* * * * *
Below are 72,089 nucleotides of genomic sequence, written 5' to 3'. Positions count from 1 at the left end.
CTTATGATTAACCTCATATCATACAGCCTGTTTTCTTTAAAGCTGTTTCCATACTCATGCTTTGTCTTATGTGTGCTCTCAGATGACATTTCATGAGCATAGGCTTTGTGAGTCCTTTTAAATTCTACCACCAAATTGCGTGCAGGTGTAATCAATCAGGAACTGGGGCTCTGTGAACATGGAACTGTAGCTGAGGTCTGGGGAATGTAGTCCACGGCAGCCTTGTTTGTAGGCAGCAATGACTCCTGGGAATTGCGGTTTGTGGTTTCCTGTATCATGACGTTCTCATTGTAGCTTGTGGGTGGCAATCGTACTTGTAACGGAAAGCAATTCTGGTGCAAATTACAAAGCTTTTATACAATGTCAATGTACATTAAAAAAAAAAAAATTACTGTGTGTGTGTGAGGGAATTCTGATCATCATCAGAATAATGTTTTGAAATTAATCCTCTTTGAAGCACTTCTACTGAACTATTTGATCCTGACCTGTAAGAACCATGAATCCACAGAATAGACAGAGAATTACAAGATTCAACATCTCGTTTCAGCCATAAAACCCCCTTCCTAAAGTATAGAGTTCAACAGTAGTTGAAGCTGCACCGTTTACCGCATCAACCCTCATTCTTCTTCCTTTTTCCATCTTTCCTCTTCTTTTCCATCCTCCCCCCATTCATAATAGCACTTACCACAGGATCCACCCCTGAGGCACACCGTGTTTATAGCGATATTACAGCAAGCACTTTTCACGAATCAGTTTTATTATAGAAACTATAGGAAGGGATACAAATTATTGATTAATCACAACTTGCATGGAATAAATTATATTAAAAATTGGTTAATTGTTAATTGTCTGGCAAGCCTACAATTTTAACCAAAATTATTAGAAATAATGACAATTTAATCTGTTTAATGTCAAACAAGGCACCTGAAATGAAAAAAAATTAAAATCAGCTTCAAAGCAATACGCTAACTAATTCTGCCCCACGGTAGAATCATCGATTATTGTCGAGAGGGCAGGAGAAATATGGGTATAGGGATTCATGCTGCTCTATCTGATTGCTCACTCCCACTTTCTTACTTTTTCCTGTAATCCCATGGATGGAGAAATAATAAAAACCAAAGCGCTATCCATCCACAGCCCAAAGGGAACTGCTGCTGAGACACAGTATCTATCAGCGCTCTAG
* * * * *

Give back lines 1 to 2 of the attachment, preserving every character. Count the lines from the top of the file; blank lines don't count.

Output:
Below are 72,089 nucleotides of genomic sequence, written 5' to 3'. Positions count from 1 at the left end.
CTTATGATTAACCTCATATCATACAGCCTGTTTTCTTTAAAGCTGTTTCCATACTCATGCTTTGTCTTATGTGTGCTCTCAGATGACATTTCATGAGCATAGGCTTTGTGAGTCCTTTTAAATTCTACCACCAAATTGCGTGCAGGTGTAATCAATCAGGAACTGGGGCTCTGTGAACATGGAACTGTAGCTGAGGTCTGGGGAATGTAGTCCACGGCAGCCTTGTTTGTAGGCAGCAATGACTCCTGGGAATTGCGGTTTGTGGTTTCCTGTATCATGACGTTCTCATTGTAGCTTGTGGGTGGCAATCGTACTTGTAACGGAAAGCAATTCTGGTGCAAATTACAAAGCTTTTATACAATGTCAATGTACATTAAAAAAAAAAAAATTACTGTGTGTGTGTGAGGGAATTCTGATCATCATCAGAATAATGTTTTGAAATTAATCCTCTTTGAAGCACTTCTACTGAACTATTTGATCCTGACCTGTAAGAACCATGAATCCACAGAATAGACAGAGAATTACAAGATTCAACATCTCGTTTCAGCCATAAAACCCCCTTCCTAAAGTATAGAGTTCAACAGTAGTTGAAGCTGCACCGTTTACCGCATCAACCCTCATTCTTCTTCCTTTTTCCATCTTTCCTCTTCTTTTCCATCCTCCCCCCATTCATAATAGCACTTACCACAGGATCCACCCCTGAGGCACACCGTGTTTATAGCGATATTACAGCAAGCACTTTTCACGAATCAGTTTTATTATAGAAACTATAGGAAGGGATACAAATTATTGATTAATCACAACTTGCATGGAATAAATTATATTAAAAATTGGTTAATTGTTAATTGTCTGGCAAGCCTACAATTTTAACCAAAATTATTAGAAATAATGACAATTTAATCTGTTTAATGTCAAACAAGGCACCTGAAATGAAAAAAAATTAAAATCAGCTTCAAAGCAATACGCTAACTAATTCTGCCCCACGGTAGAATCATCGATTATTGTCGAGAGGGCAGGAGAAATATGGGTATAGGGATTCATGCTGCTCTATCTGATTGCTCACTCCCACTTTCTTACTTTTTCCTGTAATCCCATGGATGGAGAAATAATAAAAACCAAAGCGCTATCCATCCACAGCCCAAAGGGAACTGCTGCTGAGACACAGTATCTATCAGCGCTCTAG